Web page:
Finding themselves extremely fortunate to spend seven nights in the Botswana bush at Feline Fields, Peter and Eileen Leopold found a quiet place to sit, relax and recalibrate their senses.
Feline Fields is a family-owned business whose owners take pride in delivering a personalised experience tailored to their guests’ needs.
Their first accommodation option is a luxury boutique safari lodge in the Kalahari. Built in 2012 and taking over four years to complete, it is the most remote lodge in Botswana. The second is the Khwai River mobile campsite, consisting of eight double tents, which offers an authentic out-of-Africa safari experience in the Okavango Delta.
Our adventure began when we left Johannesburg and drove 1 150 km to Maun, a long but easy drive on fair highways. (There are also several commercial flights available, if budget allows). We crossed at the Groblersbrug border post, which was efficient, spent our first night at Serowe and then carried on to Maun.
Khwai River campsite
The following morning, we took a chartered flight to the landing strip that serves the camps in the Khwai River concession. If you have a 4×4, you can drive for about 2.5 hours on moderately bumpy roads.
The flight, however, has breathtaking views of the Delta, plus sightings of herds of animals from above. We were met by our excellent ranger and charming host, Tebo, and our Bushman tracker, Kannetjies.
Rounding a corner, we hit beautiful white, soft, billowing tents floating out of the thick bush. And furnishings and décor that transport you to a bygone era of elegance but with all the mod cons, such as hot showers, cellphone chargers and Master Chef cuisine. Definitely glamping on steroids!
We were most interested in savouring the bush and learning about local folklore rather than chasing the Big Five. But Tebo and Kannetjies certainly delivered on both! We saw leopards, rhinos and buffalo and spent several peaceful hours watching elephant breeding herds. A new experience was a relaxing guided Mokoro trip past our camp and learning about The Little Five.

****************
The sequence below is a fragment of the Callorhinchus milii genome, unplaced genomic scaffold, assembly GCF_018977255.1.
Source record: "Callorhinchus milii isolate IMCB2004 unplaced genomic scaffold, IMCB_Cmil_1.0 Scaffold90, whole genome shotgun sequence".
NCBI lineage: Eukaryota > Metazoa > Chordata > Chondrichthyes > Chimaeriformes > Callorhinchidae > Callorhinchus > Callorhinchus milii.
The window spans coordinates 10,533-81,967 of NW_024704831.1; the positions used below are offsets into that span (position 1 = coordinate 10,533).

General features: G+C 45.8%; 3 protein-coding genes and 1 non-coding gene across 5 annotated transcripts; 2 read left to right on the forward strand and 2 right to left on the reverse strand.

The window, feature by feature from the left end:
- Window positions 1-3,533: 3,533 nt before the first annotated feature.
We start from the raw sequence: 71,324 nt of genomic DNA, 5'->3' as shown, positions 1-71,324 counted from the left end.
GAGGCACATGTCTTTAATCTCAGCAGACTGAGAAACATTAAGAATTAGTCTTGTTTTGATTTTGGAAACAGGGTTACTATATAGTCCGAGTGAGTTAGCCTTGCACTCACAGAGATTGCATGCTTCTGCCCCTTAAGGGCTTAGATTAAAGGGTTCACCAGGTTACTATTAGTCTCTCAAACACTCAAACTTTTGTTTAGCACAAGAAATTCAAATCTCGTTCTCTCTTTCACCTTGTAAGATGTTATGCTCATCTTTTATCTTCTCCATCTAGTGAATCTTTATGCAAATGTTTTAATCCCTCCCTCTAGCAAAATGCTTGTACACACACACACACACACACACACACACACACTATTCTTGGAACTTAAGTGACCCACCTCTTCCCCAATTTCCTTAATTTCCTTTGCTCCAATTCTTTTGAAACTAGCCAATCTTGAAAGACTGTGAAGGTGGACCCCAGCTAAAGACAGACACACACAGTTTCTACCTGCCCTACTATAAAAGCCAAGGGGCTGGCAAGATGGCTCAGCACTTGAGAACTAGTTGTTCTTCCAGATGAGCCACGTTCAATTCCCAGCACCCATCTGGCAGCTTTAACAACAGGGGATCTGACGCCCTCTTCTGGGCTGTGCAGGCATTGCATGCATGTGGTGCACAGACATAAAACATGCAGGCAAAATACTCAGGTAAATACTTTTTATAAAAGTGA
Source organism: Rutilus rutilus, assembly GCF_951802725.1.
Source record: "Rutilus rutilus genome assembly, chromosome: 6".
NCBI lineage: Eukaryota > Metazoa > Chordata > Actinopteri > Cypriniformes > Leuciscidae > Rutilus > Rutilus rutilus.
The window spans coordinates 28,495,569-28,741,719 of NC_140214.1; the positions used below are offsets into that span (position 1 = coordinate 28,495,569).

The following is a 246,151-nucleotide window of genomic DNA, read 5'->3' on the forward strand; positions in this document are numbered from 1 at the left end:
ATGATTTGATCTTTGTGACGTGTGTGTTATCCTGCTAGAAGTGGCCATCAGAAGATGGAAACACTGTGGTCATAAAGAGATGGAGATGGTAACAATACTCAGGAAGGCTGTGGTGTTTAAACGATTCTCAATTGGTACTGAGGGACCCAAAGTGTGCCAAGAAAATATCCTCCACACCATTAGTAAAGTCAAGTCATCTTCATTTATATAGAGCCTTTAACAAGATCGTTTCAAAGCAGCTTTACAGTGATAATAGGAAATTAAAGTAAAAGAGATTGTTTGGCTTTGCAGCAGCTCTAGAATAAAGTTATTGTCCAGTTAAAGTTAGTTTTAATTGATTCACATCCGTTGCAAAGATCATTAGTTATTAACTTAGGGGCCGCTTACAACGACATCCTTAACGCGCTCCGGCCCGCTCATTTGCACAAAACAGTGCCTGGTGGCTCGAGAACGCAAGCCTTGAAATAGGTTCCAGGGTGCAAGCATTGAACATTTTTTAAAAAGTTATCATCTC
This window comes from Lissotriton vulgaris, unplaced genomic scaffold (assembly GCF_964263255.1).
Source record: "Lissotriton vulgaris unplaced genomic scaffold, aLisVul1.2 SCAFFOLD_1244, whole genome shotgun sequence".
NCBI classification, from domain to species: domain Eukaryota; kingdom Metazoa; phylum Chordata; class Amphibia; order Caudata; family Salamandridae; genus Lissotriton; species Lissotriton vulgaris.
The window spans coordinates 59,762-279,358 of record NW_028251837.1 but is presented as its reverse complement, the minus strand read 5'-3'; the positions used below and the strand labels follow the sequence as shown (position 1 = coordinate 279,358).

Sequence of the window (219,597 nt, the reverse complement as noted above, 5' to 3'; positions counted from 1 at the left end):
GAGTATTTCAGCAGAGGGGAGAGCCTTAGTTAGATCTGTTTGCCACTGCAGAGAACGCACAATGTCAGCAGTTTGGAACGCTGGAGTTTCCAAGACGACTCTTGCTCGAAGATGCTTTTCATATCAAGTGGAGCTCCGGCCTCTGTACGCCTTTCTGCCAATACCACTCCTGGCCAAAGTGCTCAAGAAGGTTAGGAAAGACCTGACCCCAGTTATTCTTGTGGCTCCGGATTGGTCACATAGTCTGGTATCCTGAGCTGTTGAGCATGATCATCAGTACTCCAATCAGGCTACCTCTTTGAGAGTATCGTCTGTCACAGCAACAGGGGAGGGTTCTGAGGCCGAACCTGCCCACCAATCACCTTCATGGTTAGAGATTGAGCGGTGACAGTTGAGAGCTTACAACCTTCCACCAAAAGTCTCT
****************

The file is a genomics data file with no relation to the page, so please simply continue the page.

What struck us most about Khwai Camp was the sense of total peace – something the Celts call a thin place, where the barrier between now and beyond is thinner as is the boundary between nature and humans. A place to sit quietly and let your senses relax.
After three days, we bid farewell to the wonderful staff and flew back to Maun, this time via the scenic route. It was also Kannetjies’s first flight. He vehemently declared, ‘Never again!’
Feline Fields Kalahari Lodge
Tebo then drove us to Feline Fields Kalahari Lodge, an easy 4×4 journey of about 3.5 hours. We arrived late in the evening as we had to slow down for a pair of honey badgers, and then a porcupine, who made it quite clear that he owned the road! (You can also drive yourself or take a helicopter flight).
It was quite a sight as we drove up to the lodge, our excitement quickly turning to wonder. We have stayed in hotels around the world, but they are all surpassed by the architecture and style of the lodge, including a 25 m lap pool, all beautifully lit up and rising as if from nowhere.
There are eight chalets of various styles and accommodations for up to 20 guests, all elegant and luxurious. Our suite was a double-storey with a sumptuous bathroom, a rooftop deck with an enclosed tent and a comfy double bed – in case you want to sleep under the stars – and a private swimming pool overlooking the great Kalahari.
We could wax lyrical about the food based on modern French dining. Fresh produce is vital, and many of the herbs and vegetables are grown at Feline Fields’ premises in Maun. It is hard to believe that we were in the middle of nowhere eating salmon, strawberries, kiwis, souffle, awesome salads and decadent desserts, all prepared by an in-house chef.
The lodge has gone to great lengths to offer various alternative activities unique to the Kalahari. We spent an educational 2.5-hour walk with Kannetjies and his friend learning about the Bushman lifestyle, from tracking to hunting, drinking bulbs from plants, making fire and setting bird traps. Above all, we experienced the extreme patience and reverence that the Bushmen have for their habitat. We certainly can’t ride horses but went riding with Mandela, known as the cowboy, who regaled us with stories of riding to school and hunting buffalo on horseback with his grandfather. There are also bush bikes, a gym and tennis courts for those who need to work off all that food, but we chose the lazier option!
Special mention must be made of all the staff at both sites, none of whom could be faulted. Every person showed genuine interest, enthusiasm and meticulous attention to detail.
There was a genuine delight in creating surprise events for guests. When staff learned it was our 43rd wedding anniversary, we returned one evening to champagne and a candle-lit bubble bath, followed by a private dinner on our deck, a magnificent cake and serenading staff.
This was another example of creating an unexpected personal element of surprise.
A long but not arduous journey back to real life in Johannesburg followed. It will, however, take us quite some time to process it all. Feline Fields is open year-round, combining the lodge and campsite and various activities for all seasons. It is all about going back to basics, a slower pace of life and finding your truth.
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